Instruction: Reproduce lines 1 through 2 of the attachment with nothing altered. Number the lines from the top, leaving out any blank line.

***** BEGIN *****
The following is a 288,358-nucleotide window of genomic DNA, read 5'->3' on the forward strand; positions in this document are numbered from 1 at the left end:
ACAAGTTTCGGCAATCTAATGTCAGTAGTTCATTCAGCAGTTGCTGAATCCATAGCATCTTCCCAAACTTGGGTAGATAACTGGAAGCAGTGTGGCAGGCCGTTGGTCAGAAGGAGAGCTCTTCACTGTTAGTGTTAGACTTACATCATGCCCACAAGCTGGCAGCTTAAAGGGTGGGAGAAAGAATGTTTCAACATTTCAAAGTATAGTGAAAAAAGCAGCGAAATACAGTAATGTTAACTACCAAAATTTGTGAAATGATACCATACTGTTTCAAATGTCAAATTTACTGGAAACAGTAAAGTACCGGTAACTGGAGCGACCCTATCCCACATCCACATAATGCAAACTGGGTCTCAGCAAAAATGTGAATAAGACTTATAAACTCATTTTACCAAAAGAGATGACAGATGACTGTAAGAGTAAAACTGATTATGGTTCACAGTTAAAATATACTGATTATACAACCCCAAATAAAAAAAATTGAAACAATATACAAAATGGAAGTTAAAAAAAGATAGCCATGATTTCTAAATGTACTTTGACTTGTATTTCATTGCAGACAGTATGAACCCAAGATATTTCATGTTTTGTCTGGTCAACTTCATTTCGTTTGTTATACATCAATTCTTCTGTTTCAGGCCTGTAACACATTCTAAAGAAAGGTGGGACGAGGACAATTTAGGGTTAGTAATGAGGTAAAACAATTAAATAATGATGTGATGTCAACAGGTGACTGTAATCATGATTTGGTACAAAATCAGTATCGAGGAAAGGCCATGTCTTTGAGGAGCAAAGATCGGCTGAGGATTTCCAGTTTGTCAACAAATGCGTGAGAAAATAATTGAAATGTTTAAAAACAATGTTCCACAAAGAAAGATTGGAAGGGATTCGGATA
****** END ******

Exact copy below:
The following is a 288,358-nucleotide window of genomic DNA, read 5'->3' on the forward strand; positions in this document are numbered from 1 at the left end:
ACAAGTTTCGGCAATCTAATGTCAGTAGTTCATTCAGCAGTTGCTGAATCCATAGCATCTTCCCAAACTTGGGTAGATAACTGGAAGCAGTGTGGCAGGCCGTTGGTCAGAAGGAGAGCTCTTCACTGTTAGTGTTAGACTTACATCATGCCCACAAGCTGGCAGCTTAAAGGGTGGGAGAAAGAATGTTTCAACATTTCAAAGTATAGTGAAAAAAGCAGCGAAATACAGTAATGTTAACTACCAAAATTTGTGAAATGATACCATACTGTTTCAAATGTCAAATTTACTGGAAACAGTAAAGTACCGGTAACTGGAGCGACCCTATCCCACATCCACATAATGCAAACTGGGTCTCAGCAAAAATGTGAATAAGACTTATAAACTCATTTTACCAAAAGAGATGACAGATGACTGTAAGAGTAAAACTGATTATGGTTCACAGTTAAAATATACTGATTATACAACCCCAAATAAAAAAAATTGAAACAATATACAAAATGGAAGTTAAAAAAAGATAGCCATGATTTCTAAATGTACTTTGACTTGTATTTCATTGCAGACAGTATGAACCCAAGATATTTCATGTTTTGTCTGGTCAACTTCATTTCGTTTGTTATACATCAATTCTTCTGTTTCAGGCCTGTAACACATTCTAAAGAAAGGTGGGACGAGGACAATTTAGGGTTAGTAATGAGGTAAAACAATTAAATAATGATGTGATGTCAACAGGTGACTGTAATCATGATTTGGTACAAAATCAGTATCGAGGAAAGGCCATGTCTTTGAGGAGCAAAGATCGGCTGAGGATTTCCAGTTTGTCAACAAATGCGTGAGAAAATAATTGAAATGTTTAAAAACAATGTTCCACAAAGAAAGATTGGAAGGGATTCGGATA